Kitty frequently denigrates America, saying that unlike the English the Americans had “no leisure class,” no history or “ruins.” Bessie, for her part, is said to be “very fond of Englishmen. She thinks there is nothing like them.” Unlike her sister, or the uneducated Daisy, she has an idealistic, naïve reverence for the history, traditions, and culture of England; she even believes its scenery is less “rough” than America’s — a misconception she has developed through her reading. Percy is (perhaps with good reason) skeptical about her supposed reserve, and fears that she’s “[a] rum sort of girl for Lambeth to get hold of!”
She rebukes Lambeth, however, for failing to take his responsibilities as a “hereditary legislator” seriously. She is uncritically admiring of England’s ancient traditions, but enough of a democrat to deplore its hierarchical political system and emphasize the responsibilities of its privileged and unelected aristocratic ruling class:
“I should think it would be very grand,” said Bessie Alden, “to possess, simply by an accident of birth, the right to make laws for a great nation. [. . .] It must be a great privilege [. . .] very inspiring. [. . .] I think it’s tremendous.”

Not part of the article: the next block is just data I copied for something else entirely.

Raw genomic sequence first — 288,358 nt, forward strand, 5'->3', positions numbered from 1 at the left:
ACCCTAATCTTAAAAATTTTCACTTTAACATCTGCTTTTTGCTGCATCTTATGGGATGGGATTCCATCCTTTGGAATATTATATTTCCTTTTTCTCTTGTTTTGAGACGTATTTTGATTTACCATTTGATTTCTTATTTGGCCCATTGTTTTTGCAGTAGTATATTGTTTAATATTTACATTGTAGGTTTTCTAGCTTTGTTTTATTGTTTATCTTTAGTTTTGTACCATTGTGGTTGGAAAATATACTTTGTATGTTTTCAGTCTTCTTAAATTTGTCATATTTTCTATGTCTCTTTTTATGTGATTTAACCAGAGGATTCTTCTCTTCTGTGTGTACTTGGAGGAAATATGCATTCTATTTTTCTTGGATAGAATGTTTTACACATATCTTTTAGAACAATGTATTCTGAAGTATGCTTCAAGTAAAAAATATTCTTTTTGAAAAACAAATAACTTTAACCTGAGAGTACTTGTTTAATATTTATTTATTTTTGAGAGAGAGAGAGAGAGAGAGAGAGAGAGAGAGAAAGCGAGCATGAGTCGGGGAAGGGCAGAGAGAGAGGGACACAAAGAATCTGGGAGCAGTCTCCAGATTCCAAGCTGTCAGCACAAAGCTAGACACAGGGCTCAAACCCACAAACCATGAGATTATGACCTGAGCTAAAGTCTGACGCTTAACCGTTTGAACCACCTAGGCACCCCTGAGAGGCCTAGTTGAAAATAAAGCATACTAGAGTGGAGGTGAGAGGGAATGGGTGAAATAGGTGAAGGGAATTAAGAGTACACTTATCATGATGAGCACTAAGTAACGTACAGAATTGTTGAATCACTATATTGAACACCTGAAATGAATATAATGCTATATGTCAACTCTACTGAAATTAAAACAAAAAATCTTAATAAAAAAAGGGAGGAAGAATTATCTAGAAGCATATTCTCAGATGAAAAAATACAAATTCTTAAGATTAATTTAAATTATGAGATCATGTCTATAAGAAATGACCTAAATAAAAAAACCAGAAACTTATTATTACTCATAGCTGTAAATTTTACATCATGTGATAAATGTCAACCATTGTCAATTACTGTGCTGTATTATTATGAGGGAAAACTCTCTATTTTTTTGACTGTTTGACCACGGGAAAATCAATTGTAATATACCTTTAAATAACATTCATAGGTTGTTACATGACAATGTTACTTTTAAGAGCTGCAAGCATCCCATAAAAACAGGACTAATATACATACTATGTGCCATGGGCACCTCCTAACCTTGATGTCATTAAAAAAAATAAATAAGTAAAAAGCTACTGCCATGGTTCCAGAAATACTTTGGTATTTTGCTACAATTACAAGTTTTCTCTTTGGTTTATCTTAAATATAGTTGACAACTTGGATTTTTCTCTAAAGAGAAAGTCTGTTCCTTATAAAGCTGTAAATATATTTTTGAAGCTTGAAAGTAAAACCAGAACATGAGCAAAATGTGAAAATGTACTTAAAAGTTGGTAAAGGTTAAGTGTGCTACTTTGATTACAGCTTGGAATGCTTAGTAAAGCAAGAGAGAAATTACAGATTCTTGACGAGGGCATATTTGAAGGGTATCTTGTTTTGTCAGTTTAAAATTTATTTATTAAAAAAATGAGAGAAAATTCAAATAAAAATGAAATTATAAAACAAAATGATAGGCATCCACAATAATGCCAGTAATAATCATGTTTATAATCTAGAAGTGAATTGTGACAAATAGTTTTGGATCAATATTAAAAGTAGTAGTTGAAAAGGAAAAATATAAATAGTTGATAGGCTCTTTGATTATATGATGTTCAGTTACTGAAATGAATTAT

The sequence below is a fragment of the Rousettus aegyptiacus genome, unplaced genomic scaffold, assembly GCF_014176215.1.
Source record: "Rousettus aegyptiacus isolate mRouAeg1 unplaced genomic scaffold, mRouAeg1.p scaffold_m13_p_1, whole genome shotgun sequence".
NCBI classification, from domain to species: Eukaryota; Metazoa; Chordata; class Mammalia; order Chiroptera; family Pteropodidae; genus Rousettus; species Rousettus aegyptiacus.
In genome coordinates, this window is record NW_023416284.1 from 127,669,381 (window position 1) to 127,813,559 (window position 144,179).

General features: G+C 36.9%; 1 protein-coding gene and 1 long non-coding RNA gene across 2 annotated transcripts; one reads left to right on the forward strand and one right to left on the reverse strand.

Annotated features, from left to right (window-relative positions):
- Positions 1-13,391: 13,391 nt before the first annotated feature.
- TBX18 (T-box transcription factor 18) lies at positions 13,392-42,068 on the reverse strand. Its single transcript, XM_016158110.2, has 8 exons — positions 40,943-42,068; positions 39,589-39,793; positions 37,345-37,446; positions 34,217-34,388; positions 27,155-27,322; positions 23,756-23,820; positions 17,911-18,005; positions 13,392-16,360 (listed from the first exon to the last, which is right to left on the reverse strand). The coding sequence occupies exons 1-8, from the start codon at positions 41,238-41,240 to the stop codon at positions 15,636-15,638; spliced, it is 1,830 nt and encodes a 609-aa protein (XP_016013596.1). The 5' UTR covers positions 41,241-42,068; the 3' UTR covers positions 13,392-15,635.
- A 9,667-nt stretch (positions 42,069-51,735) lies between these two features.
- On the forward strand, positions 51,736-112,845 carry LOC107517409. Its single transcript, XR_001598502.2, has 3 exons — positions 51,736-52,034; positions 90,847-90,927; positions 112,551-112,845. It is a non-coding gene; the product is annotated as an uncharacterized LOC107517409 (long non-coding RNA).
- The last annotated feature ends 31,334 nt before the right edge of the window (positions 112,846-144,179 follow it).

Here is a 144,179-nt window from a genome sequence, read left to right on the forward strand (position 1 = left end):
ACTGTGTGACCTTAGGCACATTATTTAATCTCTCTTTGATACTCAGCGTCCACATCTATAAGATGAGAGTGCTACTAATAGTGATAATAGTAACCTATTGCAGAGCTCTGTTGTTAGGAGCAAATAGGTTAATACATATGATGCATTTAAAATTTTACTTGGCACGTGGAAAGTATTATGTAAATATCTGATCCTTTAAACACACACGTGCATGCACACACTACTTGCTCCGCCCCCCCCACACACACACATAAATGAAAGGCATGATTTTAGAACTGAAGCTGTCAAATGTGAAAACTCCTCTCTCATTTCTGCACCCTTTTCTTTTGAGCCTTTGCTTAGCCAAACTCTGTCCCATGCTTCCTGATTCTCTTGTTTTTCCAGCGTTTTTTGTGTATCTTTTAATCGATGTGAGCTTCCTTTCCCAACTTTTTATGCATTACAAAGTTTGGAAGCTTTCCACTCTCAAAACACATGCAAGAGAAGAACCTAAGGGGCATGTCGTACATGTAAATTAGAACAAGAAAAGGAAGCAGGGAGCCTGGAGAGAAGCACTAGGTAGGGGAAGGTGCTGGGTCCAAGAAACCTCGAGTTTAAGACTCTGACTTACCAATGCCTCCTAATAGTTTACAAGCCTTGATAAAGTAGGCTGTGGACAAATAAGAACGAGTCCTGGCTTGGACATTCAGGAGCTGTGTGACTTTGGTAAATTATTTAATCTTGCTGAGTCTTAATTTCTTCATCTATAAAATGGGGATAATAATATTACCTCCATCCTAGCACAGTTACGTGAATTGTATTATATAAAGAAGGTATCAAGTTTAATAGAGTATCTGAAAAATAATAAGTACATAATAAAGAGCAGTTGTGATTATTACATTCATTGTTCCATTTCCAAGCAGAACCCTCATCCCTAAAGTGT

But when Bessie grills Percy about his cousin’s “rank,” “position,” and family she thoroughly alarms him by musing aloud “with more simplicity than might have been expected in a clever girl” that when his father died Lambeth would become the Duke of Bayswater. Percy warns Lambeth: “that girl means to try for you.”
I find it difficult to reconcile the portrayal of Bessie as a studious, shy “blue-stocking” with this cynical view of Percy’s (we’re told he’s a much shrewder observer than Lambeth) that she’s a disingenuous gold-digger, a typical American looking to marry into the aristocracy of England, and fulfill her dream of living in an historic castle.
The intriguing aspect of this story is the way James shows up the differences between the two cultures, bringing out the merits and deficiencies in both. He carefully shows the frankness, spontaneity, honesty, and friendliness of Americans, but there’s an undertone of brashness and vulgarity, too, a feature merely hinted at in the narrative: the young Englishmen are introduced “to everybody” in Newport, “entertained by everybody, intimate with everybody.”